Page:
Occasionally the men would go on a "mission".  They would leave at night, go far away from where they were hiding, so as not to attract any suspicion or attention to their area.  They would go steal clothes, flour, potatoes and other items to help them survive.  This summer the accommodations were good.  Romek proved to be a very good provider (aka thief).  On one of these outings, Romek came back with jams, crackers, sugar and other "goodies".  He told the story that he had gone through a village and had come across a German supply truck.  When the truck stopped, two men emerged and went to the side of the road to relieve themselves.  Since he saw that there were only two men, he quickly killed them both, and then proceeded to take as many supplies as he could and bury them in the woods.  Every 1-2 weeks he would go to his "stash" and bring back more food.  They were "well fed". 
But not all the outings were as successful.  One night, at the beginning of spring, the three men had gone to look for food.  They again went far away, but this time they came across Polish police.  These police, armed with weapons, were trigger happy.  They began to shoot at the men.  The three men tried to run as fast as they could, but Ignash was hit.  He was injured very badly from the gunshot wounds.  Romek and Fish each took an arm, and tried to run with him to escape a similar fate.  They dragged him for a little bit and then realized that his injuries were too bad.  Romek did what he felt was the only choice he had, he aimed his own weapon at Ignash and killed him to put him out of his misery.  When they returned to camp, they only told Sarah that Ignash had been shot and that they lost him in the woods.  Years later, Fish could not live with the guilt of what they had done, and had confessed the truth to Sarah.
Days were long and nights were even longer.  How people deal with the circumstances they are dealt can vary from person to person.  Not everyone reacts the same, or has the same courage as others.  Who is to say who is right and who is wrong?  Would you have done what Romek did?  Could you have? Would you have risked your own life to save another one?  What if that other life was your child?  
During this summer, Sarah and the children encountered about 5 other Jewish people hiding in the woods.  Romek and Fish had found them.  Amongst them was another woman with two small children, about Manek and Zosia's ages.  A little bit later, Romek and Fish came across the group again, but this time there were only 3 of them.  They found out that the group had been found, and that they had to run away in order to avoid being killed.  The mother had left her two young children to die in the woods, while she ran away to save herself.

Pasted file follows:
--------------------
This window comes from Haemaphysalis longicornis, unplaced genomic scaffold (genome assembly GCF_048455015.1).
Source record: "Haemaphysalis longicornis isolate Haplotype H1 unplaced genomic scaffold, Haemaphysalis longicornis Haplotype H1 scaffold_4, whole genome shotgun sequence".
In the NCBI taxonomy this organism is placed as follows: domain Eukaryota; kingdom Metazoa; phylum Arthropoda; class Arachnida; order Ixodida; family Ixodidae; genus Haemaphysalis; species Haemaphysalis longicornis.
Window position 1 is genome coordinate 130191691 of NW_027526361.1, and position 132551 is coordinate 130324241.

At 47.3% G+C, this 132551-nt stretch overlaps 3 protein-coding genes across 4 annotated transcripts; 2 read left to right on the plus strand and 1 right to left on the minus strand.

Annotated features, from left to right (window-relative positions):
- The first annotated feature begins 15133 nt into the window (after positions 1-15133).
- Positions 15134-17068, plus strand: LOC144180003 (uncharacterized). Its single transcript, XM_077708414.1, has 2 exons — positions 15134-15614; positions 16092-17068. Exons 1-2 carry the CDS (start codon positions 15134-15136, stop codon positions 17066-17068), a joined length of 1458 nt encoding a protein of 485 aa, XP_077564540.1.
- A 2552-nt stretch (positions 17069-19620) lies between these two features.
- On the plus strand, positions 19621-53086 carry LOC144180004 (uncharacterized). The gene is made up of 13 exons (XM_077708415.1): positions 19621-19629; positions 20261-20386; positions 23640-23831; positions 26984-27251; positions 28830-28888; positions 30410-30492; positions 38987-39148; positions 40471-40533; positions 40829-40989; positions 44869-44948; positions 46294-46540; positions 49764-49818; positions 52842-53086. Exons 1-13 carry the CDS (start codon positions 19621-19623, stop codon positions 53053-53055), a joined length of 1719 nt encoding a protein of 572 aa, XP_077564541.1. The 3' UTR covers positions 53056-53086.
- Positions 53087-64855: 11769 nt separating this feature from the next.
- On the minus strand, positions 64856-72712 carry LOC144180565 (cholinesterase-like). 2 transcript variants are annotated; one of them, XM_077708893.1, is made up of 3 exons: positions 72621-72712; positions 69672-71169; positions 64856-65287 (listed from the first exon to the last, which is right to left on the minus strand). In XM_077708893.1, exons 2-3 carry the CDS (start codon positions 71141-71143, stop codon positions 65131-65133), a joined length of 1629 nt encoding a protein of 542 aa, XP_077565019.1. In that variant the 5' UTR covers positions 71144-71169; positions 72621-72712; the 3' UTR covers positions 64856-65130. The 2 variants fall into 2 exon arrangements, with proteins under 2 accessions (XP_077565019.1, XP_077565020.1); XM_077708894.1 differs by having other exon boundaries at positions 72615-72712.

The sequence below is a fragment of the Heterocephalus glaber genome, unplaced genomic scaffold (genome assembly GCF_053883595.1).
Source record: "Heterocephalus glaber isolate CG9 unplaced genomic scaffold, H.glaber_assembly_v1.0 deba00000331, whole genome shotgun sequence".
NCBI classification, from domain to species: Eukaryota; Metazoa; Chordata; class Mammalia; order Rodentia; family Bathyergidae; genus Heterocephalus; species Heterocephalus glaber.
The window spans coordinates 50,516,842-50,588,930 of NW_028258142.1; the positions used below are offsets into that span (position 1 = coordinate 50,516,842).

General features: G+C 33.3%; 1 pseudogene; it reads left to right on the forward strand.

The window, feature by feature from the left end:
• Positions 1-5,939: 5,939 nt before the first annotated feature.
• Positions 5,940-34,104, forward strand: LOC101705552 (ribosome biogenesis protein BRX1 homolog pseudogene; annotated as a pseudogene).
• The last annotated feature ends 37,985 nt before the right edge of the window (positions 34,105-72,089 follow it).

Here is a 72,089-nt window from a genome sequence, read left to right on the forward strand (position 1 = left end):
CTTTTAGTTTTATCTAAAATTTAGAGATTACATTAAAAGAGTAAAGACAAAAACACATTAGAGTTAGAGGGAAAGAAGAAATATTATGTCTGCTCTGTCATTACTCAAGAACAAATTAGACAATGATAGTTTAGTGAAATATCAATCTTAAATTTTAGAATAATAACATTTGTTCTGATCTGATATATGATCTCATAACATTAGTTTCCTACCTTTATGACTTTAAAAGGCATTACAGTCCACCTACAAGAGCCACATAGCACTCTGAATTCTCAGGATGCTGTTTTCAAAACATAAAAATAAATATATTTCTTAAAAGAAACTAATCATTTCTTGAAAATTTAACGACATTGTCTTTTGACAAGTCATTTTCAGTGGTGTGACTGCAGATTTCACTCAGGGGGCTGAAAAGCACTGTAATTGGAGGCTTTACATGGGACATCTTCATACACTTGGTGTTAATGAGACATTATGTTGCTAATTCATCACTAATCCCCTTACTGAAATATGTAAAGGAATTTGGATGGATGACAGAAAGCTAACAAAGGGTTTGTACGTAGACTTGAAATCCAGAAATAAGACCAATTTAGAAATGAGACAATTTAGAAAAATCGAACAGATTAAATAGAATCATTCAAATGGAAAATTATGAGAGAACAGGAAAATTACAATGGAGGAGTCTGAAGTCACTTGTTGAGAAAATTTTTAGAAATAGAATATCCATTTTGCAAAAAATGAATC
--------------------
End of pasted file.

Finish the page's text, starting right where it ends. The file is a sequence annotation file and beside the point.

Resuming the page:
After the war, Sarah ran into the woman.  The woman immediately started to make excuses for her actions. Sarah could barely even look at her straight in the eyes.    Sarah found out later that this woman moved to South America soon after the war, got very sick and died at an early age.  Sarah said to her children "You see, G-D does punish."

Sunday, February 13, 2011


"You gain strength, courage, and confidence by each experience in which you really stop to look fear in the face. You are able to say to yourself, “I have lived through this horror. I can take the next thing that comes along.” You must do the thing you think you cannot do. "
Eleanor Roosevelt (1884-1962) American Columnist, lecturer and humanitarian.

The Dziedzik family became known amongst the Jews as a "friendly" family.  They helped many Jews over those formidable years, including Sarah and the children.  They were the family that you would go to as an "in between" house.  You would stay a few days while looking for other shelter, but if you were in a bind, you knew you could come here for help.  Their reputation spread amongst the people, and of course the Germans caught wind.  This is how they came to the house looking for the Schonwetter's that day in the attic.  They knew that the Dziedzik family had been rumored to be Jewish helpers, and they were eager to catch them in the act.  Because of this, no one could hide at this home for very long.  After the incident in the attic, Sarah and the children knew they had to leave. 
Just prior to coming to the Dziedzik's, Sarah had hid at another family's house attic for just a little while.  They had left that hiding place because one night, a few days after they had arrived, someone had tried to steal some chicken's from the man's home.  He did not know who it was and got scared and told Sarah she had to leave.  Ironically enough, it had been Romek who had gone to steal the chickens that night, but of course there was no way of knowing at the time who it was, it could just have easily been someone who may have seen something.  When Sarah had to leave the Dziedzik family she went back to this house and begged him to take her and the children back.  He finally agreed, but refused to put them back in the attic.  He told Sarah to give him a few days and to return.  And so she did.
When she arrived back a few days later, he took her and the children to the stables.  He had dug a hole in the ground under the floor boards, and told Sarah and her children that this was their new hiding place.  And so they crawled in. The space allowed them only to lie on their backs, they could lift their heads up only slightly, just about enough to prop yourself up on an elbow.  He placed hay over the floor boards and left.  This man made tomb became their new home.  They could not leave this hiding place.  Sanitary conditions were nonexistent.  "Luckily" since they were in the stables, the smell was masked by all the other animals that also just did their business where ever they so chose.  At least the horses were lucky, they did not have to live and sleep in their own excrement.